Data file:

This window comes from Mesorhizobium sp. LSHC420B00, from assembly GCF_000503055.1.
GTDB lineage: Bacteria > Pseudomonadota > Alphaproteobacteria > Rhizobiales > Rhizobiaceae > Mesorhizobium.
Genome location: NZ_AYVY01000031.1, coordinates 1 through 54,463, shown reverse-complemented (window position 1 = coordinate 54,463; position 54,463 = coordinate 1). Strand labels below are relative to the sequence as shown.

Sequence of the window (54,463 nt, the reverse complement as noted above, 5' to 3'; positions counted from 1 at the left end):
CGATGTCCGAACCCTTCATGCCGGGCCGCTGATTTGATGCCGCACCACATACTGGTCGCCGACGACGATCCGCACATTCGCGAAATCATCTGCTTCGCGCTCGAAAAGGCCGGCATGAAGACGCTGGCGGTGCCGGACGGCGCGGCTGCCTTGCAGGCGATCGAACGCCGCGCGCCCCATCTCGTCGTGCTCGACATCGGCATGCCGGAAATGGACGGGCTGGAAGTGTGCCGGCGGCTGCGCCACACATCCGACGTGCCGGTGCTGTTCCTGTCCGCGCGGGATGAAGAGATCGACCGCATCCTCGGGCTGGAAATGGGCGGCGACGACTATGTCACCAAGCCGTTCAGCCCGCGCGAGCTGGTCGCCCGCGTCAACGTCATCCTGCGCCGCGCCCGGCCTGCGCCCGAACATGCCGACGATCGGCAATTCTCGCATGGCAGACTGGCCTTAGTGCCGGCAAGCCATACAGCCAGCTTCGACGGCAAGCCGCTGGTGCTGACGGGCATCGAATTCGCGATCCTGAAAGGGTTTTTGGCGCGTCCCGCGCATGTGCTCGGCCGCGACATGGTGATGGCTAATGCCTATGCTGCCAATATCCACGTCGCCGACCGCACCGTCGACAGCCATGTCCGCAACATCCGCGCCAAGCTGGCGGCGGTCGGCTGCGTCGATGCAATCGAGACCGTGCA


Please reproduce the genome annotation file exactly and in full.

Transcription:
This window comes from Mesorhizobium sp. LSHC420B00, from assembly GCF_000503055.1.
GTDB lineage: Bacteria > Pseudomonadota > Alphaproteobacteria > Rhizobiales > Rhizobiaceae > Mesorhizobium.
Genome location: NZ_AYVY01000031.1, coordinates 1 through 54,463, shown reverse-complemented (window position 1 = coordinate 54,463; position 54,463 = coordinate 1). Strand labels below are relative to the sequence as shown.

Sequence of the window (54,463 nt, the reverse complement as noted above, 5' to 3'; positions counted from 1 at the left end):
CGATGTCCGAACCCTTCATGCCGGGCCGCTGATTTGATGCCGCACCACATACTGGTCGCCGACGACGATCCGCACATTCGCGAAATCATCTGCTTCGCGCTCGAAAAGGCCGGCATGAAGACGCTGGCGGTGCCGGACGGCGCGGCTGCCTTGCAGGCGATCGAACGCCGCGCGCCCCATCTCGTCGTGCTCGACATCGGCATGCCGGAAATGGACGGGCTGGAAGTGTGCCGGCGGCTGCGCCACACATCCGACGTGCCGGTGCTGTTCCTGTCCGCGCGGGATGAAGAGATCGACCGCATCCTCGGGCTGGAAATGGGCGGCGACGACTATGTCACCAAGCCGTTCAGCCCGCGCGAGCTGGTCGCCCGCGTCAACGTCATCCTGCGCCGCGCCCGGCCTGCGCCCGAACATGCCGACGATCGGCAATTCTCGCATGGCAGACTGGCCTTAGTGCCGGCAAGCCATACAGCCAGCTTCGACGGCAAGCCGCTGGTGCTGACGGGCATCGAATTCGCGATCCTGAAAGGGTTTTTGGCGCGTCCCGCGCATGTGCTCGGCCGCGACATGGTGATGGCTAATGCCTATGCTGCCAATATCCACGTCGCCGACCGCACCGTCGACAGCCATGTCCGCAACATCCGCGCCAAGCTGGCGGCGGTCGGCTGCGTCGATGCAATCGAGACCGTGCA